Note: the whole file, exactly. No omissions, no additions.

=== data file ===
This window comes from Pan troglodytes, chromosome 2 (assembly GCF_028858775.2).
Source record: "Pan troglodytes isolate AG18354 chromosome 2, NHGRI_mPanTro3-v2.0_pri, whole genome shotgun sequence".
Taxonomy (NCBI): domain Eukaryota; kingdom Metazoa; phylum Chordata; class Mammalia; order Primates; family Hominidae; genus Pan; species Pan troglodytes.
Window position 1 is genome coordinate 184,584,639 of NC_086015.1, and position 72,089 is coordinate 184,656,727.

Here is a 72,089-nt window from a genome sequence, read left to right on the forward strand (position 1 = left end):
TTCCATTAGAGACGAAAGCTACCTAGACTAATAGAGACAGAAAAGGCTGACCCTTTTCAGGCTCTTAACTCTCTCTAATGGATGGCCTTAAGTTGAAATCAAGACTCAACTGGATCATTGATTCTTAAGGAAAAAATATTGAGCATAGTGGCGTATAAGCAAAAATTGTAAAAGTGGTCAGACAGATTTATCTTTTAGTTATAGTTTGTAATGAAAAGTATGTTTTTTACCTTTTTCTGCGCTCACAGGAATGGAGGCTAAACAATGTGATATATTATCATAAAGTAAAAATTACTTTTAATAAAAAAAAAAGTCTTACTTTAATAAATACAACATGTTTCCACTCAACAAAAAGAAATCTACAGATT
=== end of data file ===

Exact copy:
This window comes from Pan troglodytes, chromosome 2 (assembly GCF_028858775.2).
Source record: "Pan troglodytes isolate AG18354 chromosome 2, NHGRI_mPanTro3-v2.0_pri, whole genome shotgun sequence".
Taxonomy (NCBI): domain Eukaryota; kingdom Metazoa; phylum Chordata; class Mammalia; order Primates; family Hominidae; genus Pan; species Pan troglodytes.
Window position 1 is genome coordinate 184,584,639 of NC_086015.1, and position 72,089 is coordinate 184,656,727.

Here is a 72,089-nt window from a genome sequence, read left to right on the forward strand (position 1 = left end):
TTCCATTAGAGACGAAAGCTACCTAGACTAATAGAGACAGAAAAGGCTGACCCTTTTCAGGCTCTTAACTCTCTCTAATGGATGGCCTTAAGTTGAAATCAAGACTCAACTGGATCATTGATTCTTAAGGAAAAAATATTGAGCATAGTGGCGTATAAGCAAAAATTGTAAAAGTGGTCAGACAGATTTATCTTTTAGTTATAGTTTGTAATGAAAAGTATGTTTTTTACCTTTTTCTGCGCTCACAGGAATGGAGGCTAAACAATGTGATATATTATCATAAAGTAAAAATTACTTTTAATAAAAAAAAAAGTCTTACTTTAATAAATACAACATGTTTCCACTCAACAAAAAGAAATCTACAGATT